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Had you heard that disabled-rights activists have staged demonstrations in Washington, D.C. to protest a new Obama administration initiative? Not only that, but the disabled-rights activists are right.

At issue is an awful scheme by the Obama Labor Department, newly headed by Secretary Thomas Perez, to abolish most of the “companionship exemption” to federal wage and hour laws, which has up to now reasonably recognized that serving as a live-in or semi-live-in paid attendant to a sick, elderly or disabled person is not really the same sort of thing as working twelve-hour days on a factory assembly line. I’ve got a new post at Cato at Liberty looking at some of the consequences we can expect from making it far more expensive to provide a kind of round-the-clock care that often keeps people out of nursing homes. More: Bloomberg.

Some background on the controversy, beyond the links in the Cato post: National Council on Disability (a federal disability-advocacy agency that was not entirely prepared to toe the line in favor of the new regs); Stephen Miller, Society for Human Resource Management; Kaiser Health News; Disability Law (“disability rights groups… fear that substantially raising the cost of personal assistance services without increasing Medicaid reimbursements will force people with disabilities into nursing homes”); PHI and Direct Care Alliance (promoting regs); National Association for Home Care and Hospice and more (commercial group opposed); ADAPT (disability rights group opposed).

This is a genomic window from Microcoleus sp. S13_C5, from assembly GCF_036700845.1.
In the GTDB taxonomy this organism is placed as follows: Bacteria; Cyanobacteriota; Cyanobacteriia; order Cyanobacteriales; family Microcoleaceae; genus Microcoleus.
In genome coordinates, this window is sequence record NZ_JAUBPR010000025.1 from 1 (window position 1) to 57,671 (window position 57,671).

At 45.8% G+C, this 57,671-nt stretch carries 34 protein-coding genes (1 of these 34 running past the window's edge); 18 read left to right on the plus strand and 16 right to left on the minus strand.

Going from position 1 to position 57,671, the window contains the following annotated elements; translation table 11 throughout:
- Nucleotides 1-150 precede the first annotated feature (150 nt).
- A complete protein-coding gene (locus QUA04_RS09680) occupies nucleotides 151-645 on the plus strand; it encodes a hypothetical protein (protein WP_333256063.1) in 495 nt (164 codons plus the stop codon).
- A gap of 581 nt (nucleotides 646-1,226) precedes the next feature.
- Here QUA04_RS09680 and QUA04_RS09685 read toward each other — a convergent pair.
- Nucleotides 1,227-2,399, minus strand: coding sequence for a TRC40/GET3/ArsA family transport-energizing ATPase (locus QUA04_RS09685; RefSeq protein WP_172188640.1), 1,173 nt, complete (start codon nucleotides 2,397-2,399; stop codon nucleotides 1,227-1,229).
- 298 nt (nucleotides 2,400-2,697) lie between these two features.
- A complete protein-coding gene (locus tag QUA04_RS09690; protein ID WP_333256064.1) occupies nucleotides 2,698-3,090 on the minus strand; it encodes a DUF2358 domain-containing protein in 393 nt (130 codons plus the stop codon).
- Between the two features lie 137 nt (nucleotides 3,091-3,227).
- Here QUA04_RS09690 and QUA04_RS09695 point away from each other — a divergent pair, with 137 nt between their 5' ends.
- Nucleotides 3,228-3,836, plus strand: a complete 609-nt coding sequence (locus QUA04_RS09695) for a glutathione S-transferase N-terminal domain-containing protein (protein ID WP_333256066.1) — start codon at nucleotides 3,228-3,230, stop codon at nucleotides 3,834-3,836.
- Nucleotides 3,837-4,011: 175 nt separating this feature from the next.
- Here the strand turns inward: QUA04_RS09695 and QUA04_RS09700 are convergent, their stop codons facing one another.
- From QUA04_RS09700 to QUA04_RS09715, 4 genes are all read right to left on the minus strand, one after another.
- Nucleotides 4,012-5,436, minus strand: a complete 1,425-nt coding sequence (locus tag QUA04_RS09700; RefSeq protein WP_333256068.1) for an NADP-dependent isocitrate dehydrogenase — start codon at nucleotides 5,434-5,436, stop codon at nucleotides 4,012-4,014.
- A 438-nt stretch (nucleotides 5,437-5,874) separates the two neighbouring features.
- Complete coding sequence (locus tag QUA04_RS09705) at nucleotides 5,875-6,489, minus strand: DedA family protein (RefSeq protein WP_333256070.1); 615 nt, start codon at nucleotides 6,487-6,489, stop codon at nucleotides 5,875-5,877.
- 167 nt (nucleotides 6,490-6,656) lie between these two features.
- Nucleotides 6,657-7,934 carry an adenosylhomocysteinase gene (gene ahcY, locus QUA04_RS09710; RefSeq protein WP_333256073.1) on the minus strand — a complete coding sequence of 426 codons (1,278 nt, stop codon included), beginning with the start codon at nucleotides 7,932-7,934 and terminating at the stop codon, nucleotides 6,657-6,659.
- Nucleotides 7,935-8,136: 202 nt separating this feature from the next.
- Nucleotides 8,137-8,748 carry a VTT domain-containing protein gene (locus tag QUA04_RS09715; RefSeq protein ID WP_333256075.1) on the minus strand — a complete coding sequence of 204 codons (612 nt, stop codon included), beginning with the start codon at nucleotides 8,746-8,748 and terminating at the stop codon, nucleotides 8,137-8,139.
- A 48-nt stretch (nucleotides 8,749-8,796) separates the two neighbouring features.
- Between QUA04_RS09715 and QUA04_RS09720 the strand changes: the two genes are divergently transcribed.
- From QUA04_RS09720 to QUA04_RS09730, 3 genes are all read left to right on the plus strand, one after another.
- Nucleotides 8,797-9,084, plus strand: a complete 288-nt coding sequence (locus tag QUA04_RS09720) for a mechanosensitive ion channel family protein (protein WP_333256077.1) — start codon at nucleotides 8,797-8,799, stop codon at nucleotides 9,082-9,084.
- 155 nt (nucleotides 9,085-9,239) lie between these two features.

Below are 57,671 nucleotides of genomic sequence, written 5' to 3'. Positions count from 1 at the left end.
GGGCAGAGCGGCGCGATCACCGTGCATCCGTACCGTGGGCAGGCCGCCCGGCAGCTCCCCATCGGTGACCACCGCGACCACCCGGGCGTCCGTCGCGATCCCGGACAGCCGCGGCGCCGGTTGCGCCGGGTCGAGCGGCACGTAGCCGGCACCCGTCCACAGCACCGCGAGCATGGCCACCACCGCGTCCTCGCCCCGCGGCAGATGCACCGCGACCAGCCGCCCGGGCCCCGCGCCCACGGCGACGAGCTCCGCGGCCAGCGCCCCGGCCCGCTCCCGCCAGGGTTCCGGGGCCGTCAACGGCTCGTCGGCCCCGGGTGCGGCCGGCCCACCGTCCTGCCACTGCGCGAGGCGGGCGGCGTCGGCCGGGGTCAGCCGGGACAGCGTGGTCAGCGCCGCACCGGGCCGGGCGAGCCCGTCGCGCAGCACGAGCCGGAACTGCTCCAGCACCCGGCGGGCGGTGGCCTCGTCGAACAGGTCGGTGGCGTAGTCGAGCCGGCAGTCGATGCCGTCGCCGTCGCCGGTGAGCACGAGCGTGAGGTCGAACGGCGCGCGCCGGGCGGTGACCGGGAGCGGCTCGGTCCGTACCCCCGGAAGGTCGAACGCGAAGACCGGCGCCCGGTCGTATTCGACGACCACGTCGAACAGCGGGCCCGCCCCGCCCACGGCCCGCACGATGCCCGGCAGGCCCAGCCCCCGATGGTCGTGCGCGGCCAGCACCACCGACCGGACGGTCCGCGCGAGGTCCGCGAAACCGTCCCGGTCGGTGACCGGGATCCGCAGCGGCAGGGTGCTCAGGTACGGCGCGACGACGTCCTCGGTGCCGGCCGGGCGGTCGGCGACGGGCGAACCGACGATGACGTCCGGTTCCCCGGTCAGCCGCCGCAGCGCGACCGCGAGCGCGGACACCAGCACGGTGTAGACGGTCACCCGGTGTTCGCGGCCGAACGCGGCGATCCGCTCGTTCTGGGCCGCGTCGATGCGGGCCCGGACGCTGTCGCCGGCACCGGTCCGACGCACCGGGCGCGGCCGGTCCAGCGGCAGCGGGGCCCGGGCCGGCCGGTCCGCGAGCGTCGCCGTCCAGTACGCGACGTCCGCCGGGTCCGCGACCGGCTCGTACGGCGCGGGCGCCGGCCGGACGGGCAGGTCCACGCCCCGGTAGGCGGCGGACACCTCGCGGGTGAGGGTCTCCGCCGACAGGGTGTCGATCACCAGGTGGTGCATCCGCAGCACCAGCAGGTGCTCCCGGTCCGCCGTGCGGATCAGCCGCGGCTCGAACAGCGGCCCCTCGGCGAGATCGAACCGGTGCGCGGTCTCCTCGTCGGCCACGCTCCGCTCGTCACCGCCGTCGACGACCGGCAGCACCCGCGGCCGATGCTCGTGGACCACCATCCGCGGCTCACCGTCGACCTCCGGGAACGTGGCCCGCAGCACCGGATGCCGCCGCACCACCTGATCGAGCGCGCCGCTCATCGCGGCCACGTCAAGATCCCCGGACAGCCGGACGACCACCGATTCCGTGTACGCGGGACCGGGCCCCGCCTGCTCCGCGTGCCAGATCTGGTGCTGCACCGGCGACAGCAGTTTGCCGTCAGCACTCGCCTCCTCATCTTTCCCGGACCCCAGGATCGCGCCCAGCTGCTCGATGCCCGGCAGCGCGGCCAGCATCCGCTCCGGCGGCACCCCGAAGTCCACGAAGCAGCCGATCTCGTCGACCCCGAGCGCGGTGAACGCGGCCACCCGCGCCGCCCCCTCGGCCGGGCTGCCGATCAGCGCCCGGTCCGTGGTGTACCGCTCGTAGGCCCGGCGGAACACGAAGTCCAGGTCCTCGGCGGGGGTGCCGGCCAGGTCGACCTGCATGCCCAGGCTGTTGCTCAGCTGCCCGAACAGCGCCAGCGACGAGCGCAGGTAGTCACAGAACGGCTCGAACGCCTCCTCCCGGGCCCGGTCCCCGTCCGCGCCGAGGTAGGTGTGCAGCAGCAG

More reactions: Bill McMorris/Free Beacon, Jon Hyman, Trey Kovacs/Workplace Choice.

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Insist that class counsel’s attorneys’ fees be handled separately from the negotiation of relief to the class — and then don’t roll over for those fees the way defendants usually do. “They [Starbucks' lawyers] contend that the $4.2 million request is ‘breathtakingly inflated,’ considering that class counsel managed to win certification of only one of 13 alleged subclasses [in a West Coast wage-hour class action].” [Alison Frankel, Reuters]

Labor and employment roundup

by Walter Olson on September 13, 2013

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“In a federal lawsuit filed Aug. 29, Christopher Hranek contends Morgan & Morgan – one of the most active Florida law firms in filing wage and hour cases – misclassified him as a salaried employee when he was instead working as an hourly employee.” Morgan & Morgan, whose advertising slogan is “For the People,” said it does not owe Hranek overtime and expects to show documentation that it was in compliance with labor law. [Jane Meinhardt, Tampa Bay Business Journal]